Since wealth is created, there is no limit to how much can exist–and the wealth of others cannot inhibit us from creating and enjoying our own.

Ayn Rand Institute
Celebrating Income Inequality

Income inequality is a natural and desirable part of a free, prosperous society. […]

Criticisms of income inequality are always couched in a certain type of language. For example, it is claimed that wealthier Americans "command" an "unfair share" of our "national wealth." Such language implies that American wealth is a communal pie that belongs equally to all of us.

But it is no such thing.

The vast wealth that exists in America has been created–through the productive activities and voluntary arrangements of individuals. And individuals do not necessarily create the same amount of wealth. Compare the value brought into existence by the entrepreneur whose productivity software is eagerly bought by millions–and the checkout clerk at a store that sells it. Such vast differences in productivity–which can be caused by vast differences in ability, work ethic, interests, skills, and choices–are the root of vast differences in income.

Because all wealth is created, it rightly belongs to those who earn it (or their chosen beneficiaries)–and no one can rightly claim to deserve wealth earned by others. If someone wants to make more money, he is free to enter a new field, gain new knowledge, start a business, or do anything else to enable himself to create more value.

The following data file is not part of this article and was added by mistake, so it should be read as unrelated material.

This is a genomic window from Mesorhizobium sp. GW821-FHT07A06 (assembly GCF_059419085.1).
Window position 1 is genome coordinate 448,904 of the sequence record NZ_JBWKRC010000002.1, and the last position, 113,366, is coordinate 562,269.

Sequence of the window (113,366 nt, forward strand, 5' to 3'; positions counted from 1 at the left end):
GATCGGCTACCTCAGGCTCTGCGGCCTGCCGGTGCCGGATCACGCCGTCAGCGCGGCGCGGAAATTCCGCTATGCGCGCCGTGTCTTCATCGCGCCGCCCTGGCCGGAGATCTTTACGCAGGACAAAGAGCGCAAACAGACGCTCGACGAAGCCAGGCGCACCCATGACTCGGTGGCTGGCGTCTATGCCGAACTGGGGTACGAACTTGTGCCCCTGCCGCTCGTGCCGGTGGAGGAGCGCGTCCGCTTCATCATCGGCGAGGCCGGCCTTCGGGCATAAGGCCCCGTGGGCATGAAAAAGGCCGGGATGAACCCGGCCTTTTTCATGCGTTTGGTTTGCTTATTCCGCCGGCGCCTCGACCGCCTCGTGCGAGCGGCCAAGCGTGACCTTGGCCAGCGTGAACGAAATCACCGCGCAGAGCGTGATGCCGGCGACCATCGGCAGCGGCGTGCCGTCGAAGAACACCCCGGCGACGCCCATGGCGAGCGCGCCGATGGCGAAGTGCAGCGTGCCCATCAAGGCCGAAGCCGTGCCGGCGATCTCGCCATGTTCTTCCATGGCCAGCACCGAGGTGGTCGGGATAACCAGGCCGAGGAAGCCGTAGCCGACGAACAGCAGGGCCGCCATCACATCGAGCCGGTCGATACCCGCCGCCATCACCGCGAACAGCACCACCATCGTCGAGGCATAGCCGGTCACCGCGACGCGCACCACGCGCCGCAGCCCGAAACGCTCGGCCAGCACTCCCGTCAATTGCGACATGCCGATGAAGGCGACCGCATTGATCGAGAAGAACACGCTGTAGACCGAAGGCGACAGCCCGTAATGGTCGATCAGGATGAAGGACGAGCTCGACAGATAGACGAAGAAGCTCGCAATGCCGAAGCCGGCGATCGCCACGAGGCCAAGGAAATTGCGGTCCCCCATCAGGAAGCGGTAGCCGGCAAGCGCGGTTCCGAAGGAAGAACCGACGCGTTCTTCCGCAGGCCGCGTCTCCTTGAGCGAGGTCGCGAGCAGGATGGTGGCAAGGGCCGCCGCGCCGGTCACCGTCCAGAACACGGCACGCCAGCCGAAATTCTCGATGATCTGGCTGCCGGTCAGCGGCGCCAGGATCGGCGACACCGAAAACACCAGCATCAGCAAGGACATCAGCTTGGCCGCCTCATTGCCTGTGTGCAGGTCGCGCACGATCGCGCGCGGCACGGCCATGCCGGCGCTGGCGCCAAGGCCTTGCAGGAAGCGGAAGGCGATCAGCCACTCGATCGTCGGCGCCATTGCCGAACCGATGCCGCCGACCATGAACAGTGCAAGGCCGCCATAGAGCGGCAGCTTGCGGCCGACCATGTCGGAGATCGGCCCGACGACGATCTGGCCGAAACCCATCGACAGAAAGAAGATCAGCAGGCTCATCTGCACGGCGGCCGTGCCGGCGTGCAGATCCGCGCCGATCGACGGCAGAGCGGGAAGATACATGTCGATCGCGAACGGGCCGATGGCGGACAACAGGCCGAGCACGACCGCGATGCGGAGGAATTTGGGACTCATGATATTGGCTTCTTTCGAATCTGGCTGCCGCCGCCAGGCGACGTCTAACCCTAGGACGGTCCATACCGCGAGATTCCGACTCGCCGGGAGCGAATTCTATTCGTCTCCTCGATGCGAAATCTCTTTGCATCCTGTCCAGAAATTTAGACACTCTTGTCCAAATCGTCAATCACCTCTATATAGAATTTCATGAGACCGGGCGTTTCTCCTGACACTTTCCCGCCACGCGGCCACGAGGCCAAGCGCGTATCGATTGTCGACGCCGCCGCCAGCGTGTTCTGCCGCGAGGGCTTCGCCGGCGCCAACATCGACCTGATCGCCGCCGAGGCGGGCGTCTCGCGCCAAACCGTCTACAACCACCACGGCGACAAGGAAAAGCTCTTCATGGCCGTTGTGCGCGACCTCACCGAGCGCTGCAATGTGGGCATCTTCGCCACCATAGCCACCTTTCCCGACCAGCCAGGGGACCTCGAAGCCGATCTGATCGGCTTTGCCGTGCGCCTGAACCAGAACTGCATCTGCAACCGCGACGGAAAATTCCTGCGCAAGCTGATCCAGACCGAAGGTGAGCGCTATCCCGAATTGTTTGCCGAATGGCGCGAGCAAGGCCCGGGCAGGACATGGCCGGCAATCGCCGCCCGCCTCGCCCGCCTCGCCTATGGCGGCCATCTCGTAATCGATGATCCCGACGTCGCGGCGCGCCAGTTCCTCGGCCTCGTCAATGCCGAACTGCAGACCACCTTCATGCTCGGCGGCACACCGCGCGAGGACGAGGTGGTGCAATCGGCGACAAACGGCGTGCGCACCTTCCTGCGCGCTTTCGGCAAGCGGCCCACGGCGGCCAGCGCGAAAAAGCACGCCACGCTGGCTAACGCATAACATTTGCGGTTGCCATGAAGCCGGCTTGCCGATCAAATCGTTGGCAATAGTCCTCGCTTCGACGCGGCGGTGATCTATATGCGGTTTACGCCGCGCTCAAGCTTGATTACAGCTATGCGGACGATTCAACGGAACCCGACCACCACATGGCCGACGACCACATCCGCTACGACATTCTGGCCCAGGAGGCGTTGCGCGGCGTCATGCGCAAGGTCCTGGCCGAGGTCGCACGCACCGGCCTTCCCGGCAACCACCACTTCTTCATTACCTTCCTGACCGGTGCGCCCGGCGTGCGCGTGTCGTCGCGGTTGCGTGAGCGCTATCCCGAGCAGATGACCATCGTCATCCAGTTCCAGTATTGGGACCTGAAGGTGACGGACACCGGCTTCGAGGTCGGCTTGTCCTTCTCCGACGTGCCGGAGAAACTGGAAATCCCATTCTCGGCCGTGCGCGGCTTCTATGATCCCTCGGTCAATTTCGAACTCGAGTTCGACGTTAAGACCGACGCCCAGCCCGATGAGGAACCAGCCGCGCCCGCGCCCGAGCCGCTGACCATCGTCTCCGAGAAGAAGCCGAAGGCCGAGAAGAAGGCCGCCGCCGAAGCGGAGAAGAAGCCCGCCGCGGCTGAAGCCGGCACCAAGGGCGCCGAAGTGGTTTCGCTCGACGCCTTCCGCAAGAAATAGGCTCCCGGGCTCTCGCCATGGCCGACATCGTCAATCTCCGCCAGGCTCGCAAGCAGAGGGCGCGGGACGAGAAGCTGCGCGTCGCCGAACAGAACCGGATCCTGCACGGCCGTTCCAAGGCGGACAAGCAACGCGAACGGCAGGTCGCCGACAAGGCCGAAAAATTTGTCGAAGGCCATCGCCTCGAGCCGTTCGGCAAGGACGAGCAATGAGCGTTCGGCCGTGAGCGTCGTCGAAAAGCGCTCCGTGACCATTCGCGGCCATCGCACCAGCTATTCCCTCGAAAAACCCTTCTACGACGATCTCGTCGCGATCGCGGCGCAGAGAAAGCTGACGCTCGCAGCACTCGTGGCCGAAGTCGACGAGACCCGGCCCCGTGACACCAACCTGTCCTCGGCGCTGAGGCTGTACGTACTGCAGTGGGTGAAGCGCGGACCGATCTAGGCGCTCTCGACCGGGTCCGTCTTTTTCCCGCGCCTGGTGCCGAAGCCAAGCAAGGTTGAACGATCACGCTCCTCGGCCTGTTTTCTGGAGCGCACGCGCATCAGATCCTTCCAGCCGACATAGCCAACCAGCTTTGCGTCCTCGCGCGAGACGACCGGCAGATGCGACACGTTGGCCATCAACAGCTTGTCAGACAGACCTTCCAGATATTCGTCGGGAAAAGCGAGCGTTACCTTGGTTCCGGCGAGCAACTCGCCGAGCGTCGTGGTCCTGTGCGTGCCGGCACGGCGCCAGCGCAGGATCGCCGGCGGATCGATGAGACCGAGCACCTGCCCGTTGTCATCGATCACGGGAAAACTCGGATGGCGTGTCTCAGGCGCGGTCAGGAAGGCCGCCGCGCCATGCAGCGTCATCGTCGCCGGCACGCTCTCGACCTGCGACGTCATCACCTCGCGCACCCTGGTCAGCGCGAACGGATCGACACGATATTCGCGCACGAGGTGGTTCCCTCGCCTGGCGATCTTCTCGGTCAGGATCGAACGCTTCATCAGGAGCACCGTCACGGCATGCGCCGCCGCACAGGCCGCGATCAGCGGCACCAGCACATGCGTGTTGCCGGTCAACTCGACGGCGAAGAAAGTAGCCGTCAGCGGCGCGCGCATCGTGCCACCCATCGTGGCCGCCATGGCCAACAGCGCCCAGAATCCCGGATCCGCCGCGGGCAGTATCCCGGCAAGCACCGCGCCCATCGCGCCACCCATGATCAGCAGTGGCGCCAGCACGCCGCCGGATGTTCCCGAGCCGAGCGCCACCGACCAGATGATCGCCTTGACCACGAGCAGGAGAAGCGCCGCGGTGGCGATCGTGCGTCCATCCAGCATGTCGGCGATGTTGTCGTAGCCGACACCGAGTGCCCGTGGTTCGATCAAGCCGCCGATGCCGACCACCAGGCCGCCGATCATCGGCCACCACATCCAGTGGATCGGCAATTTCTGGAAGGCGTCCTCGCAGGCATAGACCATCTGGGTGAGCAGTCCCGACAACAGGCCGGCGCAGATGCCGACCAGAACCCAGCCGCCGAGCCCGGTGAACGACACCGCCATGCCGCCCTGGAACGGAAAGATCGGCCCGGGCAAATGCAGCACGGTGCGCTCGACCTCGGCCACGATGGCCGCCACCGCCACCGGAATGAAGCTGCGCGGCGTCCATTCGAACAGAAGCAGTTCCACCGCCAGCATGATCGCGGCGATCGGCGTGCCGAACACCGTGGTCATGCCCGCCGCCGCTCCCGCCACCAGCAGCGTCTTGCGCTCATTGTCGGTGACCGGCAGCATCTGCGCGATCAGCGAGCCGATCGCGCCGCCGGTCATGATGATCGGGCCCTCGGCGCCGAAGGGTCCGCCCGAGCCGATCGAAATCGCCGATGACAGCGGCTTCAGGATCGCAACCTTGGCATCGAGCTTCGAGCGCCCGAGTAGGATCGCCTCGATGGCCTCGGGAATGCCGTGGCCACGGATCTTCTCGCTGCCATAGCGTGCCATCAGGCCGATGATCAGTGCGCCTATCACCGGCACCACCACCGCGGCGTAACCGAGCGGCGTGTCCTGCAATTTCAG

It is often implied that the rich get richer at the expense of everyone else–that if some get big slices of pie, the rest get only crumbs. But the exact opposite is true. Since wealth (including pie) is created, there is no limit to how much can exist–and the wealth of others cannot inhibit us from creating and enjoying our own. Further, the wealth creation of the richest Americans makes us far more productive and well-off.

Consider how the wealthiest individuals in any free economy, businessmen, make their money. The job of a businessman is to orchestrate productive enterprises that efficiently coordinate people, resources, and tools to create valuable products. Businessmen profit when they bring out valuable products at desirable prices; thus, they are continually making more, better, and cheaper products for everyone to purchase. Businessmen profit when they make others more productive; thus, they are continually seeking to create new jobs that can add to their bottom line, and providing their workers with as many productivity-enhancing tools and technologies as they can. Businessmen's pursuit of profit has been the driving force behind the incalculable increase in our standard of living over the last 150 years–and economic history shows that the freer they are left to make money, the greater the increase in productivity and wages at all levels.